2 Broke Arguments: Picking Fights at TCA

Sometimes, shows are so bad, it’s not even worth asking about. Better to sigh and ignore it, as critics largely did for “Rob,” the frequently offensive send-up of a culture clash with Mexican-Americans that began this week.

But when critics generally like a show and are uncomfortable with one aspect of it, they will not be still.

Such was the reason for a showdown at the TV Critics winter press tour Wednesday in Pasadena, where some would not let go to the notion that the characters in the diner where the “2 Broke Girls” work.

It wasn’t helped by the fact that creator Michael Patrick King wouldn’t budge an inch and wouldn’t allow that the thinly drawn characters of an Asian diner owner speaking pidgin English and a lecherous Armenian cook would not be offensive to some.

In fact, CBS chief Nina Tassler had already agreed that the show is “an equal opportunity offender” and that of the side characters, “our comments and our dialogue with Michael is, yes, continue to dimensionalize, continue to get more specific, continue to build them out.”

But King wouldn’t give, choosing instead to begin with a travelogue and a crude physical comparison.

“I think that our show is a big ballsy comedy,” he said, “but it has a bigger heart than it has balls.”

Because there was no studio audience there was no laugh (and laughs usually come freely at the mention of body parts on CBS comedies). He went on:

It is broad and brash and very current, and it takes place in Williamsburg, New York, which you know if you don’t know, all you have to do is Google it, and you’ll see it is a complete mashup of young irreverent hipsters, old school people, different nationalities, different ethnic backgrounds.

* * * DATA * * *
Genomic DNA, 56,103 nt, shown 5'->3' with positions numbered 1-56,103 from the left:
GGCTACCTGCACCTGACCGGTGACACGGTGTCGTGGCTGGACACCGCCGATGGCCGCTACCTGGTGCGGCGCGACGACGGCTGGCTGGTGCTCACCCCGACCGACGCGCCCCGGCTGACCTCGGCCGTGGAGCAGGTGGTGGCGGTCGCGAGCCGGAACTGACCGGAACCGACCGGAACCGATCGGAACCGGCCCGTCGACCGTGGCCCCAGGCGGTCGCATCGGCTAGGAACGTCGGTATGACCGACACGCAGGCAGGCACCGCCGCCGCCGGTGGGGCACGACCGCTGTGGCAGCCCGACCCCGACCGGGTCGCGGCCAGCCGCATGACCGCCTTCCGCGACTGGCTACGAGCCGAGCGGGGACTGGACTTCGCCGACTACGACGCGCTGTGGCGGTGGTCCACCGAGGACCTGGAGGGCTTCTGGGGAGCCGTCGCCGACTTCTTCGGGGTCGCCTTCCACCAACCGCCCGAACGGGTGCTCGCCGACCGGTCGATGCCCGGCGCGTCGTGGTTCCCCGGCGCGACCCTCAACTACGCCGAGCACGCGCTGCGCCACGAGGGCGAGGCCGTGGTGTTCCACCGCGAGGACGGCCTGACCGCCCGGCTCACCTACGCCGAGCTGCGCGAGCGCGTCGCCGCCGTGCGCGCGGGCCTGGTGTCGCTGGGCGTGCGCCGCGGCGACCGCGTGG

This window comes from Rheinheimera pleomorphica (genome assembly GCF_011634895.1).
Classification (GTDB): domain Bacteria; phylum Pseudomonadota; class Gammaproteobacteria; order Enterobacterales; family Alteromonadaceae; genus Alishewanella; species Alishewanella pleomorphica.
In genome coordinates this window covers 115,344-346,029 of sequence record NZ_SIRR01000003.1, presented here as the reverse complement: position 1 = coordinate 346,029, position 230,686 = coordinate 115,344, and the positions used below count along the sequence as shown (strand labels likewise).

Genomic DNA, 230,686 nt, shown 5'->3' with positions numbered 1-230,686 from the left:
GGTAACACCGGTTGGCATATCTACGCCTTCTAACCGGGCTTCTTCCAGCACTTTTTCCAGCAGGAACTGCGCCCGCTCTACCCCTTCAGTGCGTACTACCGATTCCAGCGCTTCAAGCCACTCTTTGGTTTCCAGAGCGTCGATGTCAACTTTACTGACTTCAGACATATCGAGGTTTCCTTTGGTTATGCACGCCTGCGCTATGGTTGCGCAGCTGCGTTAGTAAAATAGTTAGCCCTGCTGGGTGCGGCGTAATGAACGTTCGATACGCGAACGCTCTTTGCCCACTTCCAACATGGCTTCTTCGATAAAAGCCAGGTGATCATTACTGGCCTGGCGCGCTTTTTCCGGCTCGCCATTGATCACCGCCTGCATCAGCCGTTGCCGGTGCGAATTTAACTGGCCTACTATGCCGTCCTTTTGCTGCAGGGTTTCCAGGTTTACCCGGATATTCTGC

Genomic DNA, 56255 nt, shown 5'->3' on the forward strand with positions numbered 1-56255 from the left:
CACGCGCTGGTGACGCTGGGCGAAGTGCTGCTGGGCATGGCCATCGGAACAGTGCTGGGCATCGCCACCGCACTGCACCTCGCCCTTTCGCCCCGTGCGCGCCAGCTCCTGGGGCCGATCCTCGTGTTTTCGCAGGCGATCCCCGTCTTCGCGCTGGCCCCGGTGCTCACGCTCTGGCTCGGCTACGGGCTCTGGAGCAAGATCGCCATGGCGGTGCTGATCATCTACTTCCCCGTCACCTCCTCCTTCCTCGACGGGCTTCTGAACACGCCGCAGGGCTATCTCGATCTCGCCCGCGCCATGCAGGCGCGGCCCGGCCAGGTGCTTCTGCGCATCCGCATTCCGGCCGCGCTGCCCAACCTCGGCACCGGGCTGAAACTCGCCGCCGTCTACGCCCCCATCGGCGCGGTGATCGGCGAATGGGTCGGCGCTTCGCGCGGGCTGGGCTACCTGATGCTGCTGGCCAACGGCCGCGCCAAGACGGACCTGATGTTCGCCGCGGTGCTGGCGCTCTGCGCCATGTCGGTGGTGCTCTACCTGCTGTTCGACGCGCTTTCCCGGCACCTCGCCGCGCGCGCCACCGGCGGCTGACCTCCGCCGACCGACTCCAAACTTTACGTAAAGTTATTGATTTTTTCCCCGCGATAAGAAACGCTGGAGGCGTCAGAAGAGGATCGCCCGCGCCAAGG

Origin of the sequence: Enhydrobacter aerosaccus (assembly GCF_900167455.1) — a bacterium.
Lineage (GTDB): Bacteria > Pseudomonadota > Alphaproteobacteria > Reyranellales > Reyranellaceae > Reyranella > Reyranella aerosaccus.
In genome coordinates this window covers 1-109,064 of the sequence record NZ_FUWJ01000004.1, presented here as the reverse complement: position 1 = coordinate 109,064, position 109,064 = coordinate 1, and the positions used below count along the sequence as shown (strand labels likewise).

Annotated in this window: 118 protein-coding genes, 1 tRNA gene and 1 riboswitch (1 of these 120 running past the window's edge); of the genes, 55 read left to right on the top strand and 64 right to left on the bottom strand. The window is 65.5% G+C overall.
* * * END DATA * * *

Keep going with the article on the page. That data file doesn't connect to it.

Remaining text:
Because the best way to discover an area, even an area as much in the public eye as Williamsburg, is to Google it, he seems to say.

What our show represents is that mashup of very current, very young, smart girls and a wide range of characters that come in.

And they are only very, very smart, he seems to say, because he himself is the very, very smart writer.

Nina likes to say we’re an equal opportunity offender. I like to say that the big story the big story about race on our show is that so many are represented, that the cast is incredibly, not only multi ethnic including the regulars and the guest stars, but it’s also incredibly not ageist.

So the big story on our show is we sort of represent what New York used to be and is currently very much still alive in Williamsburg, which is a melting pot.

And there he thought the matter was settled. Which it was not.

Someone asked about Tassler’s comment that she asked the show to “dimensionalize” using that unfortunate term.

It’s an interesting process because, if you talk about stereotypes, every character when it’s born is a stereotype. I mean, this show started with two stereotypes a blonde and a brunette. And that implies certain stigmas as well, which we immediately tried to diffuse and grow.

And we happened to have Garrett Morris’s character, who’s an African American. We’ve done an episode where he has a very personal experience, and you start to see the family showing up around all these characters.

Every character on a series hopefully, if you have the journey that everybody would like to have on a series, which is time, you get to shade the characters so they become more and more rounded, a little bit more grounded.

A short character like Han will always be referred to as short. There will always be short jokes, the way that Danny DeVito’s character in ‘Taxi’ was a short guy. There’s going to be jokes. That’s what comedy is. You point out the objective viewpoint of somebody else.

I don’t think the characters were one-note. I thought the characters were the first note, and as a writer I mean, I’ve had a lot of experience being on shows over years, and what you try to do as a writer and what we try to do as writing staff and what the actors are doing every day perfectly is you grow.

But then the question came to what specifically the network had asked him to do.

A. Keep making the show the way you think you want to see it.

Q. But that’s not really what she said.

A. Okay. So you’re asking me if I was asked by Nina to change the show to make the characters more dimensional? No.

The characters are dimensional, and they’re seen in segments of 21 minutes, which limits the amount of dimension you can see. So I will call you in five years, and you’ll have accrued enough time to figure out if these characters became fully fledged out.